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High court grants transfer Thursday

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The Indiana Supreme Court granted transfer Thursday to a case questioning whether the Indiana Department of Transportation is liable for the death of an employee of an independent contractor working on a highway project.

In Lorraine Bunn, as personal representative of the estate of Robert P. Bunn, deceased, and Robert L. Bunn v. Indiana Dept. of Transportation, No. 50A03-0810-CV-504, the Indiana Court of Appeals reversed summary judgment in favor of INDOT on the estate's negligence claims. Robert P. Bunn was fatally electrocuted while working on a highway construction project INDOT contracted to his employer.

INDOT moved for summary judgment, arguing it had no duty to Robert or his son Robert L. Bunn (Bobby), who witnessed the accident, because they were independent contractors.

Judges L. Mark Bailey and Margret Robb cited Indiana Dept. of Transportation v. Howard, 879 N.E.2d 1119 (Ind. Ct. App. 2008), and concluded that INDOT couldn't avoid liability on the basis of its delegation of its responsibilities to maintain and repair state highways. They also believed INDOT's contract with Pioneer, who subcontracted work to the company where Bunn worked, held INDOT liable.

Judge Carr Darden dissented, because he believed Howard applies only to work performed by an independent contractor in which the negligent execution of that work may endanger the traveling public. The person killed in Howard was a person traveling on the road, not an employee. The judge also believed INDOT couldn't be held liable based on the contract it had with Pioneer.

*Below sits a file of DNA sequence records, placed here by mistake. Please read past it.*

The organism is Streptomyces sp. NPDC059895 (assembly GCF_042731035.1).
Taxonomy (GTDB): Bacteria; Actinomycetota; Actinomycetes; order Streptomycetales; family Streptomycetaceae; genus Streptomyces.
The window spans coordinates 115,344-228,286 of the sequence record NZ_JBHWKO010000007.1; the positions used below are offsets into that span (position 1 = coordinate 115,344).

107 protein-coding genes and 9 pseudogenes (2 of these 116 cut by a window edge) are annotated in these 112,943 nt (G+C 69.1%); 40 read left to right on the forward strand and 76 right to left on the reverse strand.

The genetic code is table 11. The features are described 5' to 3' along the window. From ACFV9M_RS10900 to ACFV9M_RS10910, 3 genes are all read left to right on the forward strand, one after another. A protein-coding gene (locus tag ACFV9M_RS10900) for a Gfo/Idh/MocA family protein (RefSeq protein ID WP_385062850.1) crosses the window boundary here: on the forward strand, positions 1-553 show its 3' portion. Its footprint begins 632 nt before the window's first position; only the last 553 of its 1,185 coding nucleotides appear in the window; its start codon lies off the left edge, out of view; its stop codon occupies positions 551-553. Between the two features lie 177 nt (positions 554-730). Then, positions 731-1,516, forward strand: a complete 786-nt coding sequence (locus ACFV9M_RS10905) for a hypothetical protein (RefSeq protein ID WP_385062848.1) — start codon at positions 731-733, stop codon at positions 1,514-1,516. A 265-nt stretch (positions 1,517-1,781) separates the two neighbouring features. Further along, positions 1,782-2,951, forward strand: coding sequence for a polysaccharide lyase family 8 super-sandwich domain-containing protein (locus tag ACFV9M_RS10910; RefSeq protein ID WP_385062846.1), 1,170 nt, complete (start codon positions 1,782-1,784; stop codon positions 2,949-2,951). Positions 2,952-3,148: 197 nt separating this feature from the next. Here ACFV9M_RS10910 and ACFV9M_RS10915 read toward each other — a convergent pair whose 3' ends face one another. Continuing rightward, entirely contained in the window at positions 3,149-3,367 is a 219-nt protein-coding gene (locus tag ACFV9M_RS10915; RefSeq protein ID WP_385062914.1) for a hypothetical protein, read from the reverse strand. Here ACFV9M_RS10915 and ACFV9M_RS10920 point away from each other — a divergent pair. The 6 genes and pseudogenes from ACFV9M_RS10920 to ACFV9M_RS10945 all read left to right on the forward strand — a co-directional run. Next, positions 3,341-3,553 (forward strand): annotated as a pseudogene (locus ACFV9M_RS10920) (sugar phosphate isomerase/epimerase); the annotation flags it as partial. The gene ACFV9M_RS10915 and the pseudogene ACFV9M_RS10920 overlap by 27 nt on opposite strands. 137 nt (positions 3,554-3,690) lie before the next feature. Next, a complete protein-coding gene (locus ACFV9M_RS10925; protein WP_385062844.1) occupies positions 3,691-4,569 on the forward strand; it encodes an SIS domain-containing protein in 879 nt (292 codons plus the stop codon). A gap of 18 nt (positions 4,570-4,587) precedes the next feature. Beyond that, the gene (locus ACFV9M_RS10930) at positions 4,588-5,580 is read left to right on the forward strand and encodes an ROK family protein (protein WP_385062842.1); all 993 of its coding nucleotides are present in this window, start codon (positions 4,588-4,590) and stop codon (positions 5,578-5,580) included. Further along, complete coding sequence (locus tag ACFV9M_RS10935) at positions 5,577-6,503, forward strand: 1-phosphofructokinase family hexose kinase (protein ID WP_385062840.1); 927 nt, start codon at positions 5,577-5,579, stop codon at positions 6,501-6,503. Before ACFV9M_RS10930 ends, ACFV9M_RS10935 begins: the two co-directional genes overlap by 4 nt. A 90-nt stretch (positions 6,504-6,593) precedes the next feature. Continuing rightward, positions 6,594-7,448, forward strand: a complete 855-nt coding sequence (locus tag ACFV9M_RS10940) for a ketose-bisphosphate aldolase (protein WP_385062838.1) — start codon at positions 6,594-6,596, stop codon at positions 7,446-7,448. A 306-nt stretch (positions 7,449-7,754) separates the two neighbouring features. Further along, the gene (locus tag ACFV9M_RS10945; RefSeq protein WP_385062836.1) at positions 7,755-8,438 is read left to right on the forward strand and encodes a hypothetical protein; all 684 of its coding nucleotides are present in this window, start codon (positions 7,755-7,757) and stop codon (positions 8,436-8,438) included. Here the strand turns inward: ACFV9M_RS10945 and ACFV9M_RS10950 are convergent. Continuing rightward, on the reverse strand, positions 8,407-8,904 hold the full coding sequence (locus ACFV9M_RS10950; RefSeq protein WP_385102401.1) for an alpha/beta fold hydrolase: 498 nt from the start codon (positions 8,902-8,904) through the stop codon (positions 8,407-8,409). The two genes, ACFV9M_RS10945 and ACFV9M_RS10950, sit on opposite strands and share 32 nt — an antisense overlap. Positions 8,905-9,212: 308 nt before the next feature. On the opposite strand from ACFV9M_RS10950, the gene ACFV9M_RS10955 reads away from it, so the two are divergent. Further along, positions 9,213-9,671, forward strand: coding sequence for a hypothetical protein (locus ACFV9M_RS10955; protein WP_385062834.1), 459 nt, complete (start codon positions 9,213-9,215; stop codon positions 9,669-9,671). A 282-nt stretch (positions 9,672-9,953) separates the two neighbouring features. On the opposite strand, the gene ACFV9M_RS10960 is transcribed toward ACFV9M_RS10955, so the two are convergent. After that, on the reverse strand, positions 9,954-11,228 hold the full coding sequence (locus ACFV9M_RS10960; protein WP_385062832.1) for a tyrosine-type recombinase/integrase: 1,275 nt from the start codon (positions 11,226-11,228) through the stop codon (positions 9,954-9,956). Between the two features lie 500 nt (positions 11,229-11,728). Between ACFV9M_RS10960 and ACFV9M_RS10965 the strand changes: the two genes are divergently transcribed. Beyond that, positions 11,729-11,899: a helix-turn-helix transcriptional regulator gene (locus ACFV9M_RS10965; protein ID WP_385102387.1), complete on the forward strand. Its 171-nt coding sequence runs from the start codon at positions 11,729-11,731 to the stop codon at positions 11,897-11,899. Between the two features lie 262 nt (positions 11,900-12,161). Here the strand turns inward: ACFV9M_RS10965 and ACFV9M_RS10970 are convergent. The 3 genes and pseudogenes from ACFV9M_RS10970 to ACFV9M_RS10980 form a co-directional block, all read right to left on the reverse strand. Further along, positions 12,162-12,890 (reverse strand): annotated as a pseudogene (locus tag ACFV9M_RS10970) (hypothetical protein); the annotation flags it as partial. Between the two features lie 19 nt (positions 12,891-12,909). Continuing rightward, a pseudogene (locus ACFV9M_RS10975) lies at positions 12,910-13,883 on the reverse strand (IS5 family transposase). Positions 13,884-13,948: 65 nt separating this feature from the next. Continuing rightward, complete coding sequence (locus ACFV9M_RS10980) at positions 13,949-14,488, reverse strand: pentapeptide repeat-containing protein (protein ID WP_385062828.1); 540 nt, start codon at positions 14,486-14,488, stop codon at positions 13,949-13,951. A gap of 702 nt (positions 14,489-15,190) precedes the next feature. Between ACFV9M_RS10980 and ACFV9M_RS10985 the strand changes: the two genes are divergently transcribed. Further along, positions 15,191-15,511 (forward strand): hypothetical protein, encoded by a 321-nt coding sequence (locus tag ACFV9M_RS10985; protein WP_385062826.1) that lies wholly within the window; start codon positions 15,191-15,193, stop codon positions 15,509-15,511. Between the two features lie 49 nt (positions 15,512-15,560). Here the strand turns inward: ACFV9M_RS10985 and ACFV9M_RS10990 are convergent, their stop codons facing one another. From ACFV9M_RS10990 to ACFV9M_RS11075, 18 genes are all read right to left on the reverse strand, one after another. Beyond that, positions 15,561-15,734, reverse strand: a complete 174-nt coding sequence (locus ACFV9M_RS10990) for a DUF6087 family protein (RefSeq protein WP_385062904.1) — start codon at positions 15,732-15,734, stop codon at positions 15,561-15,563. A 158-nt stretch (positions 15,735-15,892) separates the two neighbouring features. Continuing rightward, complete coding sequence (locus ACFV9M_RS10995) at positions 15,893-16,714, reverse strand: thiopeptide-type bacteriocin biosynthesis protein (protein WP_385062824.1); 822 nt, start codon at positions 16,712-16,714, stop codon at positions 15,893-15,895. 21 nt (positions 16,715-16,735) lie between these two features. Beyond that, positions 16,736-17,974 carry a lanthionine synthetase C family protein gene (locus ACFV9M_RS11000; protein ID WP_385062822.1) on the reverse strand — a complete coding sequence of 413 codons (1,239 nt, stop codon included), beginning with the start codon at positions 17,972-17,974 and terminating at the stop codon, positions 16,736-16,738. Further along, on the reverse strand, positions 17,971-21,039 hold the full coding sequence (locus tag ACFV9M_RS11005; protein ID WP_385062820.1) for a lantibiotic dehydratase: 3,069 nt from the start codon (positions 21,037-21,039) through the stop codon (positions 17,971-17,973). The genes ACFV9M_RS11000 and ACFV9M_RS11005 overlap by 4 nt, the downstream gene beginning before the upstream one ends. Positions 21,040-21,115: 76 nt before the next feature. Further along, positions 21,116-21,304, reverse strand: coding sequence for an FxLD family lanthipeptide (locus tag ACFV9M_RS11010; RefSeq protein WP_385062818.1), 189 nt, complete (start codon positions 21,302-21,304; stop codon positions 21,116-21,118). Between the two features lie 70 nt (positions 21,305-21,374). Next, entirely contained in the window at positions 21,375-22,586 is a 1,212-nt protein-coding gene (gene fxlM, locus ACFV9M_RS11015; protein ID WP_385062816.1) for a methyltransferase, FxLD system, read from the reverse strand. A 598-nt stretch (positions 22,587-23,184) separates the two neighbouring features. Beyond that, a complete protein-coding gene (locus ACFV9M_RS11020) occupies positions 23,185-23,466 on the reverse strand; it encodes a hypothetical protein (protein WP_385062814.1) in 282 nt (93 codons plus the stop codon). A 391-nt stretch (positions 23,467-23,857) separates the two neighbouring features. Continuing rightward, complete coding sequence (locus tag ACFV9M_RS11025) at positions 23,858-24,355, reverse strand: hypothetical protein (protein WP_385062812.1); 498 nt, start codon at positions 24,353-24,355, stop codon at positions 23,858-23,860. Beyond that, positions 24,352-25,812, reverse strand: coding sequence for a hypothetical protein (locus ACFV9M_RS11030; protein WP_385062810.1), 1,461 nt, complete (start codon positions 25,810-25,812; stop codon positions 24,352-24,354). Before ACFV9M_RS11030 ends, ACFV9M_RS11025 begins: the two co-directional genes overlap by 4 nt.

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  2. Conour will never turn these funds over to his defrauded clients. He tearfully told the court, and his daughters dutifully pledged in interviews, that his first priority is to repay every dime of the money he stole from his clients. Judge Young bought it, much to the chagrin of Conour’s victims. Why would Conour need the $2,262 anyway? Taxpayers are now supporting him, paying for his housing, utilities, food, healthcare, and clothing. If Conour puts the money anywhere but in the restitution fund, he’s proved, once again, what a con artist he continues to be and that he has never had any intention of repaying his clients. Judge Young will be proven wrong... again; Conour has no remorse and the Judge is one of the many conned.

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  4. The fee increase would be livable except for the 11% increase in spending at the Disciplinary Commission. The Commission should be focused on true public harm rather than going on witch hunts against lawyers who dare to criticize judges.

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